Not a Lexis Advance subscriber? Try it out for free.

Clay v. Advanced Computer Applications

Supreme Court of Pennsylvania

December 8, 1988, Argued ; June 5, 1989, Decided

No. 80 E.D. Appeal Docket, 1988


 [*88]  [**918]   OPINION OF THE COURT

This is an appeal by allowance from an en banc order of the Superior Court, 370 Pa.Super. 497, 536 A.2d 1375 (1988) which affirmed in part and reversed in part an order of the Court of Common Pleas of Bucks County which dismissed claims asserted [***2]  by appellees, Jeffrey and Mary Clay, seeking damages for alleged wrongful discharges from employment with Advanced Computer Applications, Inc. The Superior Court reversed the trial court's ruling that subject matter jurisdiction was lacking with respect to a claim that appellees were terminated from employment under improper discriminatory circumstances. 1 The trial court had ruled that, because it was alleged that the firings were connected with sexual harassment and discrimination in the workplace, the Pennsylvania Human Relations Commission (hereinafter PHRC) had initial jurisdiction over the matter.  [*89]  The essence of appellees' allegation was that their at-will employment had been terminated, in November, 1984, because Mary Clay rebuffed sexual advances made by one of the employer's management level employees. Because appellees failed to seek redress for their grievances through the PHRC, the trial court held that they were barred from judicial recourse. We agree.

 [***3]  In reversing the trial court's action, the Superior Court held that the existence of administrative remedies available through the PHRC did not prevent appellees from seeking judicial remedies instead, based upon alleged common law rights.  In so holding, it expressly overruled its recent decision in Householder v. Kensington Manufacturing Co., 360 Pa.Super. 290, 520 A.2d 461 (1987), appeal denied, 516 Pa. 629, 532 A.2d 1137 (1987), wherein it was held that, in order to assert a claim for wrongful discharge from employment which is cognizable under the Pennsylvania Human Relations Act (hereinafter PHRA), 43 P.S. § 951 et seq., an aggrieved party must utilize administrative remedies available through the PHRC before asserting a cause of action in court. The overruling of Householder was also contrary to Commonwealth Court decisions requiring exhaustion of PHRC administrative remedies prior to seeking judicial recourse. See, e.g., Carney v. Commonwealth, Pennsylvania Human Relations Commission, 45 Pa. Commw.Ct. 10, 17-18, 404 A.2d 760, 764 (1979). We believe the Householder decision [***4]  was correct, and that the Superior Court erred in declining to follow it.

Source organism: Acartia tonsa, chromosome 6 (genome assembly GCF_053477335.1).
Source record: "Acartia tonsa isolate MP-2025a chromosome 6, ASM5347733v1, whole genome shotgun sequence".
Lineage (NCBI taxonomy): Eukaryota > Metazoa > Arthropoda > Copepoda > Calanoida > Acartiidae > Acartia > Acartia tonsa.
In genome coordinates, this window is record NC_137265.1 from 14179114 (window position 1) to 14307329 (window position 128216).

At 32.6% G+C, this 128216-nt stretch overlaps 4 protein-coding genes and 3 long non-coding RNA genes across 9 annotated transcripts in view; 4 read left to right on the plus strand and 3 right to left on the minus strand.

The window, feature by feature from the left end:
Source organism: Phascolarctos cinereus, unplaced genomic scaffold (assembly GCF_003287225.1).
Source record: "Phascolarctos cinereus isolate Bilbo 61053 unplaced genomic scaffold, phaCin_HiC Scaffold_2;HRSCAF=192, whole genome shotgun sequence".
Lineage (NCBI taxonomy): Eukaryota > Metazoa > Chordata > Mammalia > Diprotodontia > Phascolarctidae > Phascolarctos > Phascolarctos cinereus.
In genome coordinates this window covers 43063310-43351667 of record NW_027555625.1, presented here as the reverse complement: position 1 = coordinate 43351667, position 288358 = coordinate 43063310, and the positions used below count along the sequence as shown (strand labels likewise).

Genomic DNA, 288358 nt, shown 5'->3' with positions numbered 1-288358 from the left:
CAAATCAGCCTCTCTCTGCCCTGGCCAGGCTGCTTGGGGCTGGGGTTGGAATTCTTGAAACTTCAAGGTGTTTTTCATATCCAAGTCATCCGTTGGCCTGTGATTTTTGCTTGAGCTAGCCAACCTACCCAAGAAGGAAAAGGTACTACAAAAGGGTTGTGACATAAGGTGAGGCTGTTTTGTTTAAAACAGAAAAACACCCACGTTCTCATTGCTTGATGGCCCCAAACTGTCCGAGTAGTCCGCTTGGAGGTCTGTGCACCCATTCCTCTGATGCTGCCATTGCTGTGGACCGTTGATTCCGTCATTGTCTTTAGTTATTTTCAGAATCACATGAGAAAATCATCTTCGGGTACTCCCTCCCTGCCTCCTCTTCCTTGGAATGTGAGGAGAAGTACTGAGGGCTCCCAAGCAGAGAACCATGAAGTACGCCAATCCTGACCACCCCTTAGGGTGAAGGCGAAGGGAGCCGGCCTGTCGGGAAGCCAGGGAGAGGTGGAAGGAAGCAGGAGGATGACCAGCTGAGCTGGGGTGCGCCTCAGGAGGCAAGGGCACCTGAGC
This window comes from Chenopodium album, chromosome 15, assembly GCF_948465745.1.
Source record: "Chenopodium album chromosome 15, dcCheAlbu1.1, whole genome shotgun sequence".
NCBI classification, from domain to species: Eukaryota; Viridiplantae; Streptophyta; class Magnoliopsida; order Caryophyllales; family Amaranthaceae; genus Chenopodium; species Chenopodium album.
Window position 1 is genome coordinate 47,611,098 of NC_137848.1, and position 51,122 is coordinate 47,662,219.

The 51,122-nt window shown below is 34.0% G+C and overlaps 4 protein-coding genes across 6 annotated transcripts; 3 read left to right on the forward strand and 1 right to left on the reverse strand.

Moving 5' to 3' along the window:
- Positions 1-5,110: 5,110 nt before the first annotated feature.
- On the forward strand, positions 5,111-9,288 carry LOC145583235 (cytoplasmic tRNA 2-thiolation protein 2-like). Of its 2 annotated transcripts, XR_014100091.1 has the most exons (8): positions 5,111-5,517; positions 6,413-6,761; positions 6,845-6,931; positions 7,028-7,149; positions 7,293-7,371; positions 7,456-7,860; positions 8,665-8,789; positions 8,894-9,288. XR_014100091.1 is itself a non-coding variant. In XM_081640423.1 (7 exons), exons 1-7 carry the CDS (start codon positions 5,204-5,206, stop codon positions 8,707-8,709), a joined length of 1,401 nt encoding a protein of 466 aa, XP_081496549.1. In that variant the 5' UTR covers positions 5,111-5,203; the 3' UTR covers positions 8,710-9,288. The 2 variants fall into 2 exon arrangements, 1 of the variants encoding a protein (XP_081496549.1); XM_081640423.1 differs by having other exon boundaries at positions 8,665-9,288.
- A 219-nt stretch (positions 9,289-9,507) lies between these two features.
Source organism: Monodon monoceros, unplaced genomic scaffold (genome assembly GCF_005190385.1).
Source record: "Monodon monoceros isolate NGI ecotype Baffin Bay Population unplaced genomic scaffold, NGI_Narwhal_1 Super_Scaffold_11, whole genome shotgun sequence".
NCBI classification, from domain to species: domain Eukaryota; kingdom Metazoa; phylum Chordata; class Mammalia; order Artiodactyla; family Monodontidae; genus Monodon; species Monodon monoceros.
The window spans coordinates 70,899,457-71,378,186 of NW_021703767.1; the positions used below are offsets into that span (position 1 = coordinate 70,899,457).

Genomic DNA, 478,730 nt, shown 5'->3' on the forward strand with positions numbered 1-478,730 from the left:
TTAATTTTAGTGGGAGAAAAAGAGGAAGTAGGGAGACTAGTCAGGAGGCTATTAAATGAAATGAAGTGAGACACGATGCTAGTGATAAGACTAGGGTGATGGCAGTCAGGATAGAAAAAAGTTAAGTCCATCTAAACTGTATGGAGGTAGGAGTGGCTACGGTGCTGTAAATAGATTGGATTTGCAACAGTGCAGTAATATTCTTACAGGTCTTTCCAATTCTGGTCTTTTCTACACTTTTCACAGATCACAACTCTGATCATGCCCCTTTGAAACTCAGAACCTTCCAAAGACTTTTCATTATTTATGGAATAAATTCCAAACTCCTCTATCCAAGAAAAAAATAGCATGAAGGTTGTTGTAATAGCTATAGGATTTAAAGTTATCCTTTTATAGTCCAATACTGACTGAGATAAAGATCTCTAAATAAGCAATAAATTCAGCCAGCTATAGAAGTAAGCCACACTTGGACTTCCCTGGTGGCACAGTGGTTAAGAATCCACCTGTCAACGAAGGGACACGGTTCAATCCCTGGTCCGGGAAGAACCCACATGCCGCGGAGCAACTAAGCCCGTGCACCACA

As stated in Householder, 360 Pa.Super. at 294, 520 A.2d at 464, the PHRA ] provides a statutory remedy that precludes assertion of a common law tort action for wrongful discharge based upon discrimination. It should be noted that, as a general rule, there is no common law cause of action against an employer for termination of an at-will employment relationship. Geary v. United States Steel Corp., 456 Pa. 171, 319 A.2d 174 (1974). Exceptions to this rule have been recognized in only the most limited of circumstances, where discharges of at-will employees would  [*90]  threaten clear mandates of public policy. E.g., Reuther v. Fowler & Williams, Inc., 255 Pa.Super. 28, 386 A.2d 119 (1978) (employee cannot be discharged for serving on a jury).  [**919]  Nevertheless, inasmuch as appellees failed to pursue their exclusive statutory remedy for sexual harassment and discrimination in the workplace, they are precluded from relief. This result is indicated by express provisions of the PHRA, as well as established judicial interpretations [***5]  of legislative intent.

Read The Full CaseNot a Lexis Advance subscriber? Try it out for free.

Full case includes Shepard's, Headnotes, Legal Analytics from Lex Machina, and more.

522 Pa. 86 *; 559 A.2d 917 **; 1989 Pa. LEXIS 264 ***; 51 Fair Empl. Prac. Cas. (BNA) 346; 4 I.E.R. Cas. (BNA) 1702; 115 Lab. Cas. (CCH) P56,211; 51 Empl. Prac. Dec. (CCH) P39,380

Jeffrey CLAY and Mary Clay, Individually and as Husband and Wife, Appellees, v. ADVANCED COMPUTER APPLICATIONS, INC., Bjorn J. Gruenwald, Individually and as President of Advanced Computer Applications, Inc., and Richard Baus, Appellants

Prior History:  [***1]  Appeal from the Order of the Superior Court dated January 28, 1988 under No. 01212 Philadelphia 1986.

 370 Pa.Super. 497; 536 A.2d 1375 (1988).

Disposition: Order of the Superior Court reversed in part.


at-will, cause of action, wrongful discharge, termination, courts, administrative remedy, public policy, remedies, sex, provisions, resort, employment relationship, foreclosed, grievance, election, aggrieved party, discriminatory, common-law, expertise, municipal, recourse, invoked, cases, court of common pleas, common law right, conciliation, exhausting, employees, pursued

Governments, Legislation, Statutory Remedies & Rights, Labor & Employment Law, Discrimination, General Overview, Courts, Common Law, Interpretation, Gender & Sex Discrimination, Employment Practices, Discharges, Business & Corporate Compliance, Federal & State Interrelationships, Sexual Harassment, Defenses, Antiharassment Policy, Discharges & Failures to Hire, Harassment, Employment Relationships, At Will Employment, Exceptions, Tort Exceptions, Public Policy Violations, Wrongful Termination, Public Policy, Remedies, Actionable Discrimination, Constitutional Law, Equal Protection, Gender & Sex, EEOC & State Actions, Wrongful Termination, Local Governments, Charters, Civil Rights Law, Regulators, Civil Rights Commissions, Complaints, Title VII Discrimination